PROVIDENCE, R.I. [Brown University] — Brown University will host a two-part visit by acclaimed composer George E. Lewis under the Lawton Wehle Fitt ’74 Artist-in-Residence program of the Creative Arts Council. During his time at Brown, Lewis will take part in a series of public events, including an interdisciplinary symposium exploring improvisation and the U.S. première of his most recent work, Les Exercices Spirituels, which combines notated music, improvisation, and electronic music. All events are free and open to the public.
Currently the Edwin H. Case Professor of American Music at Columbia University, Lewis is a trombone player, composer, and scholar of international achievement and recognition in jazz and experimental music. Considered a pioneer in computer music, Lewis’s work as an improviser and composer includes electronic and computer music, computer-based installations, and notated and improvisative forms, and is documented on more than 130 recordings. His groundbreaking Voyager performance system was developed in the mid-1980s, and was one of the first systems that had the ability to “listen” to a live performer and create a musical response in real-time.
On Friday, Feb. 25, 2011, Lewis will take part in “Improvisation as a Way of Life: A Symposium,” featuring leading scholars in the arts, humanities, and the social and technological sciences. Together, they will explore the ways in which the study of improvisation as an ubiquitous practice of everyday life can lead to new models of intelligibility, agency, ethics, technology, and social transformation. Panels include “Improvisation, Music, and Political Engagement” and “Interactivity and Human Identity.” The symposium will conclude with a keynote address, titled “Improvisation as a Way of Life,” by Lewis and Arnold I. Davidson, a University of Chicago philosopher. The event will be held at the Cogut Center for the Humanities, Pembroke Hall, 172 Meeting St.
Lewis will return to campus to present the U.S. première of his most recent work, Les Exercices Spirituels, on Friday, April 8, 2011. Combining notated music, improvisation, and eight-channel computer music in a work for eight instrumentalists, the work was premièred at the Banlieues Bleues Festival in Le Blanc-Mesnil, France, in March 2010. Here, it will be performed with members of Boston’s Dinosaur Annex Music Ensemble and Brown graduate student Kevin Patton. The performance will begin at 8 p.m. in the Granoff Center for the Creative Arts, Martinos Auditorium, 154 Angell St.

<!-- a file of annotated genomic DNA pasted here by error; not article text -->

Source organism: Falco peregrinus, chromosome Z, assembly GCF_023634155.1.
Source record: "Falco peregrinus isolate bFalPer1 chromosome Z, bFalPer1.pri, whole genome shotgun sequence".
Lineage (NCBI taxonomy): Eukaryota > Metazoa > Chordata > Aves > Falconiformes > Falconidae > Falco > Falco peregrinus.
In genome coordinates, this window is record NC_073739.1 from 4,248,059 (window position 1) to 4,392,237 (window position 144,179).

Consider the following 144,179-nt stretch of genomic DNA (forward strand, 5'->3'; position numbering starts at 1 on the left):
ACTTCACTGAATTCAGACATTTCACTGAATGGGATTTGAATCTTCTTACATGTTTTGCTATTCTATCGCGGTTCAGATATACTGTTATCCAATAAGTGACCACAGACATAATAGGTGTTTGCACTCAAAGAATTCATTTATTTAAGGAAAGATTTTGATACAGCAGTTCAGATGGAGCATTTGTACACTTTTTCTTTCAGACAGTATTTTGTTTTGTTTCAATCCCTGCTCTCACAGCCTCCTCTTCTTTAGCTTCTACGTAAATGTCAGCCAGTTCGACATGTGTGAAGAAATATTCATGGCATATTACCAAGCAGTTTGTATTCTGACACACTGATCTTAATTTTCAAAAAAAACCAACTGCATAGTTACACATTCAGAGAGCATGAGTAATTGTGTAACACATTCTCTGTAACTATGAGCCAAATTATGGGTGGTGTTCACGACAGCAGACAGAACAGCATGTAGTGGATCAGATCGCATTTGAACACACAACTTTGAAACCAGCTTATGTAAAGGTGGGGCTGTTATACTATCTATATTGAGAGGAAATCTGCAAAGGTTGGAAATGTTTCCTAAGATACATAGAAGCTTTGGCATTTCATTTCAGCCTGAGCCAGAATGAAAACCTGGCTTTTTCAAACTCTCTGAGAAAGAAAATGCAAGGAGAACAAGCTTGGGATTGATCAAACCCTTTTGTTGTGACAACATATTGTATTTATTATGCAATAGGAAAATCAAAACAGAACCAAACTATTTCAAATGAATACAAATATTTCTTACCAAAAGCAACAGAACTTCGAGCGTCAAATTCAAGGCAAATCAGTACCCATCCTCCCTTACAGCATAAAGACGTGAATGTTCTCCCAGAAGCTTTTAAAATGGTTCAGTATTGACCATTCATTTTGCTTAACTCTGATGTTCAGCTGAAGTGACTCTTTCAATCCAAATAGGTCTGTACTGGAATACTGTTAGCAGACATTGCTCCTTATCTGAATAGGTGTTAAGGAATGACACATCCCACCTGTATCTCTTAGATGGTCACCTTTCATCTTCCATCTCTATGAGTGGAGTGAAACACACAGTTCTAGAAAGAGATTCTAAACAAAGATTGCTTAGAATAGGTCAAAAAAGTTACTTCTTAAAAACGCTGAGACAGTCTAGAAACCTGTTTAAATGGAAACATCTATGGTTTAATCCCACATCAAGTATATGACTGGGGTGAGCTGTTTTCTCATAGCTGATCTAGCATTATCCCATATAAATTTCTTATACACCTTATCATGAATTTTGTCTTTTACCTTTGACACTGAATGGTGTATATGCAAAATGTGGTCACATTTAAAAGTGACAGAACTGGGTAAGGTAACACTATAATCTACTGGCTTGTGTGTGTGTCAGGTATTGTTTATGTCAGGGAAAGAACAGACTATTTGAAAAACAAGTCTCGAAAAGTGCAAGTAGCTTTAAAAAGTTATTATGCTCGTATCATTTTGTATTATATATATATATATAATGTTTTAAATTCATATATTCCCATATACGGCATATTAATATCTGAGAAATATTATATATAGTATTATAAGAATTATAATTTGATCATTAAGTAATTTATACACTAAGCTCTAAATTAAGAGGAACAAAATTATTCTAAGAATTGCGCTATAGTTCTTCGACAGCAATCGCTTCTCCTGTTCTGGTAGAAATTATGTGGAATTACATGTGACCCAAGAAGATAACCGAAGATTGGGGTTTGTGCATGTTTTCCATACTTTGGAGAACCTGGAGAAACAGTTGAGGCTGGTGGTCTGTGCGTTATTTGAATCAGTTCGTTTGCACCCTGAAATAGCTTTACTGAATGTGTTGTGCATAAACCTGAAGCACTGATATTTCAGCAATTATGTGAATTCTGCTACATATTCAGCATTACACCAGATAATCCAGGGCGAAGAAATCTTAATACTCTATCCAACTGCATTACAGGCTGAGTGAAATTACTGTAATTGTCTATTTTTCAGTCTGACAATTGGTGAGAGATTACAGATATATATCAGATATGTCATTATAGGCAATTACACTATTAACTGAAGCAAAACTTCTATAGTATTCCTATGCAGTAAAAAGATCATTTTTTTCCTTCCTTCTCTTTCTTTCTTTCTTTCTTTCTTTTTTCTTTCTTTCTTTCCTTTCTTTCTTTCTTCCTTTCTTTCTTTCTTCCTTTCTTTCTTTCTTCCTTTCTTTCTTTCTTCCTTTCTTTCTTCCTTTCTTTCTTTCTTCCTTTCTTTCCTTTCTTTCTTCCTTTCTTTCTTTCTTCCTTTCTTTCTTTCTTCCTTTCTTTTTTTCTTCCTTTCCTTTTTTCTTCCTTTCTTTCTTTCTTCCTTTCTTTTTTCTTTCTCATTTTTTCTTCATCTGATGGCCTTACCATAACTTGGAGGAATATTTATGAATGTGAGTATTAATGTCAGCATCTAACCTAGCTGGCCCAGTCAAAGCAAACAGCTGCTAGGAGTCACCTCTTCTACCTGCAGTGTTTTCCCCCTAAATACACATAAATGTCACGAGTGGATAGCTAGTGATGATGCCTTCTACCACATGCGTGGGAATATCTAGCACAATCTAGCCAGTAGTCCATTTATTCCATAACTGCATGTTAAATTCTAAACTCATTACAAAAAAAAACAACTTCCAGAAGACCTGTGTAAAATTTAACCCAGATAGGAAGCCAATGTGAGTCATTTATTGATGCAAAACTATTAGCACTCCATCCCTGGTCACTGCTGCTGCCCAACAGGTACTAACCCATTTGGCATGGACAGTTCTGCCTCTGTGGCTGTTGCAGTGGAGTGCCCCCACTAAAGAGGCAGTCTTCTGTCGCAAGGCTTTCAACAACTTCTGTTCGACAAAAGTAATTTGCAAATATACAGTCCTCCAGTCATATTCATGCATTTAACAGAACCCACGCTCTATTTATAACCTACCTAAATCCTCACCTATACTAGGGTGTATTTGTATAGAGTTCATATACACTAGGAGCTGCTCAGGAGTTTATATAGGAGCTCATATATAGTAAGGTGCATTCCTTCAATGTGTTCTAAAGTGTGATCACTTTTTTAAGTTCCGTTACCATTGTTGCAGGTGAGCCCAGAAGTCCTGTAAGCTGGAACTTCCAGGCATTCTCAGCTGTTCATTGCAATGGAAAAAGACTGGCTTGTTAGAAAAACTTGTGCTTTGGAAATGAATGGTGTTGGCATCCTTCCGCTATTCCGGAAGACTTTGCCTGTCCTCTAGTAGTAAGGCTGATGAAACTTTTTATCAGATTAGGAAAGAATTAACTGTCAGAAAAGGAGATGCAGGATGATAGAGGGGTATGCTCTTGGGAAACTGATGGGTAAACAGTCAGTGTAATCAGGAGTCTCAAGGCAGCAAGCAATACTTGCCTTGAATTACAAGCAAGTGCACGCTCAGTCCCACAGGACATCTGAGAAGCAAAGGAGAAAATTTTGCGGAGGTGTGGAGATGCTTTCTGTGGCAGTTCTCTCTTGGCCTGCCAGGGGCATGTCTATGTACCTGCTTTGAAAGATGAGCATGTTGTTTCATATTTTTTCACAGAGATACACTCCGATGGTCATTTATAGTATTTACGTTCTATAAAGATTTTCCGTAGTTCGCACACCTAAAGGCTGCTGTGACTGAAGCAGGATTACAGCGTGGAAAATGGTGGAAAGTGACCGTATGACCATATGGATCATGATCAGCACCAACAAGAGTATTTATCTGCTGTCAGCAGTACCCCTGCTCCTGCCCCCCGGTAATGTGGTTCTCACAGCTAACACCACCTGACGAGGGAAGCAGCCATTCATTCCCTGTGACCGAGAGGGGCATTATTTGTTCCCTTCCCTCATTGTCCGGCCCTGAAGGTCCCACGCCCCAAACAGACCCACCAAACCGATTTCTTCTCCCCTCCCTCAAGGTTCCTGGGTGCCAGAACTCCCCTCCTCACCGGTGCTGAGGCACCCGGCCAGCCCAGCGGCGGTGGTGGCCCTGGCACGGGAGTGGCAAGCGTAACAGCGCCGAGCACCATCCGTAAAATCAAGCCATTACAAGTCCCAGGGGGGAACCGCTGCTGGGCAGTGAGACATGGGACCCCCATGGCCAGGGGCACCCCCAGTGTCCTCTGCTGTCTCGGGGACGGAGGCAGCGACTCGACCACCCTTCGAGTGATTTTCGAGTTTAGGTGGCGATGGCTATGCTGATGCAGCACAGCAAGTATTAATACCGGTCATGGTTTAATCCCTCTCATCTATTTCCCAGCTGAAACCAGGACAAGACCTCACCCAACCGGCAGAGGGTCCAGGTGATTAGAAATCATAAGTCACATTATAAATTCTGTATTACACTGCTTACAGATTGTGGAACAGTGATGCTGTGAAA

Lewis’s Fitt residency will also include a seminar on scholarly methodology as it relates to his book, A Power Stronger Than Itself: The AACM and American Experimental Music (University of Chicago Press, 2008), in which he combined oral history, musicological analysis, social and cultural history as well as aesthetic theory to advance understanding of both American experimental music and African American musical collectives in the 20th century. The seminar will be held Thursday, April 7, 2011, at noon in the Department of Africana Studies.
In addition to the Creative Arts Council, these events are supported by Brown’s Department of Music, Department of Africana Studies, and Cogut Center for the Humanities.
George E. Lewis
George E. Lewis is the Edwin H. Case Professor of American Music at Columbia University and the director of the Center for Jazz Studies. The recipient of a MacArthur Fellowship in 2002, an Alpert Award in the Arts in 1999, and fellowships from the National Endowment for the Arts, Lewis studied composition with Muhal Richard Abrams at the AACM School of Music and studied trombone with Dean Hey. A member of the Association for the Advancement of Creative Musicians (AACM) since 1971, Lewis’s oral history is archived in Yale University’s collection of “Major Figures in American Music.”
Lewis’s published articles on music, experimental video, visual art, and cultural studies have appeared in numerous scholarly journals and edited volumes. His 2008 book, A Power Stronger Than Itself: The AACM and American Experimental Music, received the American Book Award (2009), the American Musicological Society’s Music in American Culture Award (2009), an Award for Excellence in Recorded Sound Research from the Association for Recorded Sound Collections (2009), and an award from the Jazz Journalists Association for the Best Book on Jazz (2009).